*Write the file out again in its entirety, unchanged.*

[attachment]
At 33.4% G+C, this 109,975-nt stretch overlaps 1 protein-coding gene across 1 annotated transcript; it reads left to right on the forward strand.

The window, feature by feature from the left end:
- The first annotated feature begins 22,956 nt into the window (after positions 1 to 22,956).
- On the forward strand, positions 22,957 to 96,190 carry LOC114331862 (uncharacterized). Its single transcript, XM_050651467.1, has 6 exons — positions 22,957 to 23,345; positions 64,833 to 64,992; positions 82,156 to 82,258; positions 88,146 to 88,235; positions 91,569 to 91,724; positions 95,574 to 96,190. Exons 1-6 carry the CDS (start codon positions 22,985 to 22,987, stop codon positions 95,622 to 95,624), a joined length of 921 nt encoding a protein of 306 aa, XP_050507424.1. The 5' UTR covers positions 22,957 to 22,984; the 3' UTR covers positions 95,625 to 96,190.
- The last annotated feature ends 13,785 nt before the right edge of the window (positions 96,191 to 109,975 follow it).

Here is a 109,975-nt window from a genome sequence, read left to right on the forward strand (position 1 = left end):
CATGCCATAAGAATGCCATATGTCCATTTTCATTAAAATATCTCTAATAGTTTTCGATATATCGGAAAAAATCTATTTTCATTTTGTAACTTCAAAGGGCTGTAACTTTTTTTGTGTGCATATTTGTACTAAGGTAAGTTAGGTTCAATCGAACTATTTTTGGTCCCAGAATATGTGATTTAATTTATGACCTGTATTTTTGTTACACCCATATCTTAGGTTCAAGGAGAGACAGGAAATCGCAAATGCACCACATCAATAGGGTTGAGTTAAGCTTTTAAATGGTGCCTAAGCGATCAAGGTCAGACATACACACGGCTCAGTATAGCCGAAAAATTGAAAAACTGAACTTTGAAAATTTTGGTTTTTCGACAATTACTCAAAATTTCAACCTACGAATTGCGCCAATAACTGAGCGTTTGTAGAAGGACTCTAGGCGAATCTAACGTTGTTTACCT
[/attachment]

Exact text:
At 33.4% G+C, this 109,975-nt stretch overlaps 1 protein-coding gene across 1 annotated transcript; it reads left to right on the forward strand.

The window, feature by feature from the left end:
- The first annotated feature begins 22,956 nt into the window (after positions 1 to 22,956).
- On the forward strand, positions 22,957 to 96,190 carry LOC114331862 (uncharacterized). Its single transcript, XM_050651467.1, has 6 exons — positions 22,957 to 23,345; positions 64,833 to 64,992; positions 82,156 to 82,258; positions 88,146 to 88,235; positions 91,569 to 91,724; positions 95,574 to 96,190. Exons 1-6 carry the CDS (start codon positions 22,985 to 22,987, stop codon positions 95,622 to 95,624), a joined length of 921 nt encoding a protein of 306 aa, XP_050507424.1. The 5' UTR covers positions 22,957 to 22,984; the 3' UTR covers positions 95,625 to 96,190.
- The last annotated feature ends 13,785 nt before the right edge of the window (positions 96,191 to 109,975 follow it).

Here is a 109,975-nt window from a genome sequence, read left to right on the forward strand (position 1 = left end):
CATGCCATAAGAATGCCATATGTCCATTTTCATTAAAATATCTCTAATAGTTTTCGATATATCGGAAAAAATCTATTTTCATTTTGTAACTTCAAAGGGCTGTAACTTTTTTTGTGTGCATATTTGTACTAAGGTAAGTTAGGTTCAATCGAACTATTTTTGGTCCCAGAATATGTGATTTAATTTATGACCTGTATTTTTGTTACACCCATATCTTAGGTTCAAGGAGAGACAGGAAATCGCAAATGCACCACATCAATAGGGTTGAGTTAAGCTTTTAAATGGTGCCTAAGCGATCAAGGTCAGACATACACACGGCTCAGTATAGCCGAAAAATTGAAAAACTGAACTTTGAAAATTTTGGTTTTTCGACAATTACTCAAAATTTCAACCTACGAATTGCGCCAATAACTGAGCGTTTGTAGAAGGACTCTAGGCGAATCTAACGTTGTTTACCT